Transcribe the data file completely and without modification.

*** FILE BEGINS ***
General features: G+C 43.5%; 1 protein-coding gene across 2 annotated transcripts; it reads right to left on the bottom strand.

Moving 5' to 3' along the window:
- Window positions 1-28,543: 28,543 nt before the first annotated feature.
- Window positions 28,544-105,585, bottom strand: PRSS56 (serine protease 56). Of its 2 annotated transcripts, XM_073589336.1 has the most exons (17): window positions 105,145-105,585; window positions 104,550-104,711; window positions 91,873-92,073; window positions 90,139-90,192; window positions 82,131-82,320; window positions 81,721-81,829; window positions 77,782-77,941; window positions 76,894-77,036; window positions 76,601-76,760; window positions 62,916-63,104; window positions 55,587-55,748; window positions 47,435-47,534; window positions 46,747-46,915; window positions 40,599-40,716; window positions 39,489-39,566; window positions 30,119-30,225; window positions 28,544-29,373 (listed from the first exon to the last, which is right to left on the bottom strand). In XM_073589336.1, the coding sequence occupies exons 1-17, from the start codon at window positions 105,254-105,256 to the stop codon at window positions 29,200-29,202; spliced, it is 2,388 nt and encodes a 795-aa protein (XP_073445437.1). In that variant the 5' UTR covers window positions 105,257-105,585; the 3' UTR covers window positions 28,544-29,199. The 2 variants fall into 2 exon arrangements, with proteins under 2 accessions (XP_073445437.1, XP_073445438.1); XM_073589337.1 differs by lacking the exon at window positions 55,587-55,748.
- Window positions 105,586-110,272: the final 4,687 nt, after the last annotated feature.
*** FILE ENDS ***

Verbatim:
General features: G+C 43.5%; 1 protein-coding gene across 2 annotated transcripts; it reads right to left on the bottom strand.

Moving 5' to 3' along the window:
- Window positions 1-28,543: 28,543 nt before the first annotated feature.
- Window positions 28,544-105,585, bottom strand: PRSS56 (serine protease 56). Of its 2 annotated transcripts, XM_073589336.1 has the most exons (17): window positions 105,145-105,585; window positions 104,550-104,711; window positions 91,873-92,073; window positions 90,139-90,192; window positions 82,131-82,320; window positions 81,721-81,829; window positions 77,782-77,941; window positions 76,894-77,036; window positions 76,601-76,760; window positions 62,916-63,104; window positions 55,587-55,748; window positions 47,435-47,534; window positions 46,747-46,915; window positions 40,599-40,716; window positions 39,489-39,566; window positions 30,119-30,225; window positions 28,544-29,373 (listed from the first exon to the last, which is right to left on the bottom strand). In XM_073589336.1, the coding sequence occupies exons 1-17, from the start codon at window positions 105,254-105,256 to the stop codon at window positions 29,200-29,202; spliced, it is 2,388 nt and encodes a 795-aa protein (XP_073445437.1). In that variant the 5' UTR covers window positions 105,257-105,585; the 3' UTR covers window positions 28,544-29,199. The 2 variants fall into 2 exon arrangements, with proteins under 2 accessions (XP_073445437.1, XP_073445438.1); XM_073589337.1 differs by lacking the exon at window positions 55,587-55,748.
- Window positions 105,586-110,272: the final 4,687 nt, after the last annotated feature.